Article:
She Suffered Not the Reality of War Tragedy but the Horror of Its Nightmares

Expressive, a Syrian young woman at a park  in Istanbul city (Enab Baladi)

Expressive, a Syrian young woman at a park  in Istanbul city (Enab Baladi)


 “Self-flagellation” and a “guilty conscience” was the shape that Suzan’s life took as she listened to stories of Syrian women and girls’ rape, killing and torture in prisons being a psychological support counselor in a healthcare center.

Suzan, 20 years old, admits that she never went through the actual horrors of war in Syria, which seems to bother her, for none of her family members was killed, arrested or tortured, which forced her to place herself in the shoes of every girl she meets or the story of whom she hears, holding herself accountable for all the things she has never done, wondering: “What if I were in her place.”

Working in a psychological healthcare center in Lebanon, Suzan had to interact with war-afflicted women, the stories of whom turned her from a psychological counselor into a patient, who is in need for psychological support, for the “horrifying” tales pierced her ears, finding their way to her psychological health, as they alerted her conscience.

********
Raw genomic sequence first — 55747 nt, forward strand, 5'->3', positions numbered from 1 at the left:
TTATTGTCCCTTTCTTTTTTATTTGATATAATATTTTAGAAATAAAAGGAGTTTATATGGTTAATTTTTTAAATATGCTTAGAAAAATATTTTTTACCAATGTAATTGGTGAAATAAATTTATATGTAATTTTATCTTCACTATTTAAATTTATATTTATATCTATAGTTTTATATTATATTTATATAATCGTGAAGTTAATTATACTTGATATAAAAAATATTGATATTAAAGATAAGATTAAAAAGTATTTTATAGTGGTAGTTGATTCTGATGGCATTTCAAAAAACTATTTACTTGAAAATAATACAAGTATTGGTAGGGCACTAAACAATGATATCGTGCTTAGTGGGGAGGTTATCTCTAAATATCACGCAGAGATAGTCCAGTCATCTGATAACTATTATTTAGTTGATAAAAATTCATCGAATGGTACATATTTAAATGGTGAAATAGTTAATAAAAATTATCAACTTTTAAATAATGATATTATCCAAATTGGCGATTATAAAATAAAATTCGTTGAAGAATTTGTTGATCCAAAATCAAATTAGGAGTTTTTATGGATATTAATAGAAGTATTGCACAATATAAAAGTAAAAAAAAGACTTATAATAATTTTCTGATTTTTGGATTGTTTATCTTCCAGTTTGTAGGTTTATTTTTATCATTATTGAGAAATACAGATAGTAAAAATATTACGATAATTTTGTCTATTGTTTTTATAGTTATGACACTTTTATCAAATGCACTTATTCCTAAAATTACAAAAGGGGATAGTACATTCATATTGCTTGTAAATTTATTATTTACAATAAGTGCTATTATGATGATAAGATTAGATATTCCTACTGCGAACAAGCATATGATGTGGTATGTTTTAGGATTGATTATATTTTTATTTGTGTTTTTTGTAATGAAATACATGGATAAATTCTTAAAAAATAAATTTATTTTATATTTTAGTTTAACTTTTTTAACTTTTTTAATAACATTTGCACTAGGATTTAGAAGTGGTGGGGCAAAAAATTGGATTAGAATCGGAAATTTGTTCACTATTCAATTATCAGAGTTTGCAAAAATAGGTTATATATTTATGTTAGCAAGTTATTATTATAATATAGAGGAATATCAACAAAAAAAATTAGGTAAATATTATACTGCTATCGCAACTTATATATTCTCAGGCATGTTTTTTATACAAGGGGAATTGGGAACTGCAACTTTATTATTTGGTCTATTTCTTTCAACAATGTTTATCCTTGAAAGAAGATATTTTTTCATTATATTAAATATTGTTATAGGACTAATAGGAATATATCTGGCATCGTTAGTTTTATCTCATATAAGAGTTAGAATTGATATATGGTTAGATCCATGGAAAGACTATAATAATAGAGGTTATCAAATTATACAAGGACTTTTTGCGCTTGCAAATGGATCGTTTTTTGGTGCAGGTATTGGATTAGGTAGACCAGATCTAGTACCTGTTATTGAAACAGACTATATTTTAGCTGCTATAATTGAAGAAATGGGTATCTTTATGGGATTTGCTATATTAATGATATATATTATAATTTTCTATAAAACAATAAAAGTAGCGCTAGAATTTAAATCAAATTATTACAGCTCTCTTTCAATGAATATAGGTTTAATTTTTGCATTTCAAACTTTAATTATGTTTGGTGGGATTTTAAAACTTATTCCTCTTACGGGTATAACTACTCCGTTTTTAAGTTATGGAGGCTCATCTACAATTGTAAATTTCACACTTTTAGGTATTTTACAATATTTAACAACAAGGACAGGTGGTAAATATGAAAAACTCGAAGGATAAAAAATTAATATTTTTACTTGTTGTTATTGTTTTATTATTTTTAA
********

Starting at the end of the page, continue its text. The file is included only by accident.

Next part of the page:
Suzan’s drawback started when she used to return from work to her house, carried by “indescribable” feelings of guilt, to imagine living exactly what the woman, whose story she heard today, has lived with all its details, sound effects included. She imagines being detained, beginning with the raid’s very first moment, the humiliation, the torture and the rape in the detention centers. She finally wakes up to her imaginings to the sound of her hysterical crying.

Suzan’s situation deteriorated when she started seeing nightmares, identical to the stories she heard but she never lived, as she left Syria with her family since the beginning of the war.

She broke of the nightmare, only to drown in it all over again once she fell asleep. This became her daily night routine.

Aware of psychological health problems, Suzan did not hesitate and asked the advice of the psychological specialists at the center where she used to work. One of them told her that she was undergoing a “secondary trauma,” which is barely different from the trauma of the women who went through the actual suffering.